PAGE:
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EACEA National Policies Platform


4. Social Inclusion

4.1 General context

Last update: 22 January 2021

LAST MODIFIED ON: 13/08/2020 - 12:32

On this page
  1. Main challenges to social inclusion
  2. Main concepts

Main challenges to social inclusion

The Monitoring social mobility 2013 to 2020 report, published by the Social Mobility Commission examines government action on the Commission’s key social mobility recommendations from 2013 to 2020. 

It covers several policy areas including:

  • early years
  • education
  • employment
  • housing
  • health
  • transport

It highlights areas of concern and sets out an action plan for the government to achieve greater social mobility in the UK. The report recommends a dedicated unit to coordinate action and ensure recommendations are delivered.


Main concepts


In this chapter, the term 'social inclusion' refers to the process which ensures that people who are at risk of poverty and social exclusion gain the opportunities and resources necessary to participate fully in economic, social and cultural life, and to enjoy a standard of living and well-being that is considered normal in the society in which they live. It also ensures they enjoy a greater level of participation in the decision making which affects their lives and better access to their fundamental rights. In this context, social inclusion can be considered as a multi-dimensional concept, which combines various factors, including: income and living standards; the need for educational and decent work opportunities; effective social protection systems; housing; access to good-quality health and other services; and active citizenship.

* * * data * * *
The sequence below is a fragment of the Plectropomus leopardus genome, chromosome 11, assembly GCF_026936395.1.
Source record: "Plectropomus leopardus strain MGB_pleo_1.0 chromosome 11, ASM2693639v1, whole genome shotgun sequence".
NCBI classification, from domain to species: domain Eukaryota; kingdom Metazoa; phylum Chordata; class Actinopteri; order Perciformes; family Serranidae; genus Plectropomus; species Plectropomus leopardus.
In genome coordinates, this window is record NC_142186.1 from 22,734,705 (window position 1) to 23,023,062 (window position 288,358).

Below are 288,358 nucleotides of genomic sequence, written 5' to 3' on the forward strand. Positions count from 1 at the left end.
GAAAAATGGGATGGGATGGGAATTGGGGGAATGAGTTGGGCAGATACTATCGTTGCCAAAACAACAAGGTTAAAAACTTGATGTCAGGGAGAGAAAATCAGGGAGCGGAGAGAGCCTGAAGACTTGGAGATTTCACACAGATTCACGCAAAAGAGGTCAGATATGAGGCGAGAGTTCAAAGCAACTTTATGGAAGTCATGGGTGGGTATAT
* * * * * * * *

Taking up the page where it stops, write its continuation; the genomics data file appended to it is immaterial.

In recent years, the stated aims of the UK Government regarding social inclusion have been to remove barriers, so that everyone whatever their background has equal opportunity to progress. 

Child poverty

A key element of promoting social inclusion is a reduction in levels of child poverty. A target to reduce levels of child poverty was first introduced by the Labour Government in office from 1997 to 2010. The Child Poverty Act 2010 fulfilled a commitment to enshrine the child poverty target in legislation. Its provisions include:

  • setting 4 child poverty targets to be met by 2020/21
  • requirements for the UK Government to publish a regular UK child poverty strategy
  • requirements for the Scottish and Northern Irish Ministers to publish child poverty strategies
  • creation of the Child Poverty Commission to provide advice
  • requirements for the UK Government to publish annual progress reports
  • new duties on local authorities and other 'delivery partners' in England to work together to tackle child poverty.

The House of Commons Library published a short guide to the Act in 2014.

The role and remit of the Child Poverty Commission has been amended twice since its creation. The 2012 Welfare Reform Act expanded its remit to monitoring and providing advice on improving social mobility. Further changes were made by the Welfare Reform and Work Act 2016, transforming it into the Social Mobility Commission, an advisory non-departmental public body.  

In its most recent Monitoring social mobility report, the Social Mobility Commission identifies areas of major concern: 

  • An increasing number of children growing up in relative poverty
  • A crisis in the early years’ workforce
  • A greater chance of disadvantaged young people getting stuck in low paid jobs

The Commission also found that, at present, there is no meaningful coordination between departments on the social mobility agenda, and no single force championing social mobility across government. 

To start to address this issue, the Commission has established a programme of support and advice to help employers recruit a more diverse workforce. It has also prepared a range of reports to be published over the next year, which will include new recommendations where it believes the government or others need to take further action.